- Published 13 Mar 2014
- Updated 10 Nov 2015
Last week, scientists from the University of Michigan and London School of Hygiene & Tropical Medicine, published strong evidence linking increases in temperature with the movement of malaria to higher altitude areas which have normally been safe from the disease. According to the paper 'The impact of global warming on insect-borne diseases and on highland malaria in particular remains controversial. We provide evidence for an increase in the altitude of malaria distribution in warmer years, which implies that climate change will, without mitigation, result in an increase of the malaria burden in the densely populated highlands.' The study found that when temperatures increase, mosquitos infected with the Plasmodium parasite are able to move to colder areas, whereas before the lower temperatures would slow down both the mosquito and the development of the parasite within it.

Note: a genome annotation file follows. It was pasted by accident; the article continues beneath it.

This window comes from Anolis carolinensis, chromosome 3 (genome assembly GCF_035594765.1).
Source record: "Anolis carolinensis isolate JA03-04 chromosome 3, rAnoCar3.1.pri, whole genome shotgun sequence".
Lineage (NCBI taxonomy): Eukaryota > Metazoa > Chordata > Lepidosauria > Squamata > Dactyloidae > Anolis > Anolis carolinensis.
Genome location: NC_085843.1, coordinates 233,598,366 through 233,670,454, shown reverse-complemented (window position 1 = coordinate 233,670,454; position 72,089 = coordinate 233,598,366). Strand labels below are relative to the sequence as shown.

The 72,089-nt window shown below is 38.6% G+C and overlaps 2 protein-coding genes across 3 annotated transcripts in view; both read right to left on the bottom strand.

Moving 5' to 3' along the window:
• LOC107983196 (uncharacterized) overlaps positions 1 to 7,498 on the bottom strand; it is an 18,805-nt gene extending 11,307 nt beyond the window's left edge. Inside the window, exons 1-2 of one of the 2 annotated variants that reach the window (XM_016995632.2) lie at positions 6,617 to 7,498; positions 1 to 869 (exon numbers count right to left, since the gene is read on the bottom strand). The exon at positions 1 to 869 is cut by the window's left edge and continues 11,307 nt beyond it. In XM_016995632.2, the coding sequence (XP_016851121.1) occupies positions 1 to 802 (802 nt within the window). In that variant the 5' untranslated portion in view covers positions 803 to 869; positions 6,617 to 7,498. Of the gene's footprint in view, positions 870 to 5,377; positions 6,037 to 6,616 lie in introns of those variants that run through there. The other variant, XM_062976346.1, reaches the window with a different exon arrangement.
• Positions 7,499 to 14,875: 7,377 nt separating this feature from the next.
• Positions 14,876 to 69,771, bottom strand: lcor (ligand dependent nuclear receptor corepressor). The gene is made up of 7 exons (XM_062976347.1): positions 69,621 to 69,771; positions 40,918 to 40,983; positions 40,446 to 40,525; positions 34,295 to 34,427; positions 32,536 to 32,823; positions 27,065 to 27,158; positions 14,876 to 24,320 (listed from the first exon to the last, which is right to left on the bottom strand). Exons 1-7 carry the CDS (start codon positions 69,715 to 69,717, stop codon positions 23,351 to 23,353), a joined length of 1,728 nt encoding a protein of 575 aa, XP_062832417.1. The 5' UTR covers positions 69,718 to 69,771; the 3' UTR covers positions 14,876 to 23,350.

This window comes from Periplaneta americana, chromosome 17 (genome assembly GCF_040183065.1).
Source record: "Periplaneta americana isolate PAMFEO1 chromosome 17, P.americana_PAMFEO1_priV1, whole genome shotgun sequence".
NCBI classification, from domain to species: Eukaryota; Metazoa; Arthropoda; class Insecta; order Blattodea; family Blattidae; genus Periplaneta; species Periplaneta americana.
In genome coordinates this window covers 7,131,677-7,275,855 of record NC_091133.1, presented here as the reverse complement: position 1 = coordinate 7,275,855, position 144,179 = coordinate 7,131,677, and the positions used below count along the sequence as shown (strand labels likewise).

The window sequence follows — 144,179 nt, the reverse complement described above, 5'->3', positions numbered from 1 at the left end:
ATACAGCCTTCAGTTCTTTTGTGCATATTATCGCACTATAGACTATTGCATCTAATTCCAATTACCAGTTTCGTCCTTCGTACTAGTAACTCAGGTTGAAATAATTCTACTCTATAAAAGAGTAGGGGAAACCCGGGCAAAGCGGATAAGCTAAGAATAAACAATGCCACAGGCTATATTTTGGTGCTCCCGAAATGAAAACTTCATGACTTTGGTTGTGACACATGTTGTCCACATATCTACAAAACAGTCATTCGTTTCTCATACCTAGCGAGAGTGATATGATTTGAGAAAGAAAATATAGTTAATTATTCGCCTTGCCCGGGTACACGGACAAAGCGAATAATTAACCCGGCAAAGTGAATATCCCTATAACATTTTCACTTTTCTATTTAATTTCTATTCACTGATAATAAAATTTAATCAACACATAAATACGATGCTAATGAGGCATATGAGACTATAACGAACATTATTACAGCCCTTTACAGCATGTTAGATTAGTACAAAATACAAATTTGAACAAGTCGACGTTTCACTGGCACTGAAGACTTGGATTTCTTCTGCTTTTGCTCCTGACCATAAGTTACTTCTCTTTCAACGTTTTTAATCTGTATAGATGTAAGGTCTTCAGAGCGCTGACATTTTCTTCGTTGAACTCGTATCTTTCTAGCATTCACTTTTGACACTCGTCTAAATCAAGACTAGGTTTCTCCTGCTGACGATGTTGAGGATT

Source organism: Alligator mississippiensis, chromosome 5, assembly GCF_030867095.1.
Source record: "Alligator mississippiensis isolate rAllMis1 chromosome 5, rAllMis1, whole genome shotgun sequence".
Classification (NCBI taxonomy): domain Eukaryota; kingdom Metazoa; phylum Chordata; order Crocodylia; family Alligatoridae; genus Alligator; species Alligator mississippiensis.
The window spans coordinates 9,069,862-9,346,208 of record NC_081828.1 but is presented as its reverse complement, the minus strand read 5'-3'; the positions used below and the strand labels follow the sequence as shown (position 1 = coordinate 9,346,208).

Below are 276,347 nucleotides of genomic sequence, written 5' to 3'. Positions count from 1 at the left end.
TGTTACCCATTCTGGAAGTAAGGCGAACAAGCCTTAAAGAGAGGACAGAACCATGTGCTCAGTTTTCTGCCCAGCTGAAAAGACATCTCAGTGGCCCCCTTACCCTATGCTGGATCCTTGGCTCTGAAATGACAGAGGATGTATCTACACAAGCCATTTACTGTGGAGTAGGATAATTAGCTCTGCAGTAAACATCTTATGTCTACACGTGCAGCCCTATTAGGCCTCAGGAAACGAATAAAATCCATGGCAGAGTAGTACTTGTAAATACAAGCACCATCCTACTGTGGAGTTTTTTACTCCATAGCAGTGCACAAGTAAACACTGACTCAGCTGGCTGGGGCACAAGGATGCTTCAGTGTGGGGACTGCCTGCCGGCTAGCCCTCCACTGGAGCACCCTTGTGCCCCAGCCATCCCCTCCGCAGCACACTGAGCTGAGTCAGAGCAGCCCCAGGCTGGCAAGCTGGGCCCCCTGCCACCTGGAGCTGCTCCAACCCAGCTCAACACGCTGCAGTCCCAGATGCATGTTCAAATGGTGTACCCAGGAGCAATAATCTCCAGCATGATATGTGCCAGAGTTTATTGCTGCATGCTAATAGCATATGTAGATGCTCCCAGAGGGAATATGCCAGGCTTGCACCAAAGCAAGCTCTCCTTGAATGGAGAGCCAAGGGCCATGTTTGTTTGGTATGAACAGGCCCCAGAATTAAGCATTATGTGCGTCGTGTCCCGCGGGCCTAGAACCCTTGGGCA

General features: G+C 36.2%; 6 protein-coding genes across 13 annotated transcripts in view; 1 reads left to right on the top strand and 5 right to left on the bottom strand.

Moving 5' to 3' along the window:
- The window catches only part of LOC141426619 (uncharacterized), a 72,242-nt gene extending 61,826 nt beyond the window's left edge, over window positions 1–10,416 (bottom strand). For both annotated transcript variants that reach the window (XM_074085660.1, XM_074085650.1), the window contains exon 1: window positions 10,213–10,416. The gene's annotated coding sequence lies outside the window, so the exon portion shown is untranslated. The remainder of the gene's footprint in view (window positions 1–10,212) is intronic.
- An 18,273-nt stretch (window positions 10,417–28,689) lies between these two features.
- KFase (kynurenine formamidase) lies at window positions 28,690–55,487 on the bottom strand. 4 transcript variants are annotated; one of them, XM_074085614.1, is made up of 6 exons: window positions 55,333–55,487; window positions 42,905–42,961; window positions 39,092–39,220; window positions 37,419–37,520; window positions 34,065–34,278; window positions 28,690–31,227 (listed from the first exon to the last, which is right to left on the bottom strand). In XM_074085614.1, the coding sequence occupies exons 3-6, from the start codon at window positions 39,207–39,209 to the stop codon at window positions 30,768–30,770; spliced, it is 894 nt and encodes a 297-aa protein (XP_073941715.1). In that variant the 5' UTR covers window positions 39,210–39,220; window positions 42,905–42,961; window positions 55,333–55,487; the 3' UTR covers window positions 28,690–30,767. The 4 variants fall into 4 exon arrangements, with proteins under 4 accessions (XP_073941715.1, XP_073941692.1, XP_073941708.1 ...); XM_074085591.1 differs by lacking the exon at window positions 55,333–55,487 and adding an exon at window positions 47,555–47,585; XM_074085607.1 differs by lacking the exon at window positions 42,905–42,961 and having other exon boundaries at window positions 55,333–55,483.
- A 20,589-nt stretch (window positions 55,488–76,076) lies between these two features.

As mosquitos are able to move outside the 'malaria belt' due to global warming, densely populated regions of South America and Africa would be left vulnerable to a malaria epidemic. Using records spanning over 15 years from the highland regions of Ethiopia and Colombia, the scientists predicated a three million increase in annual cases if temperatures were to rise by 1.8 degrees Fahrenheit. 'This is indisputable evidence of a climate effect,' said Mercedes Pascual, a disease ecologist at Michigan and one of authors of the Science paper. 'Our findings here underscore the size of the problem and emphasize the need for sustained intervention efforts in these regions, especially in Africa.'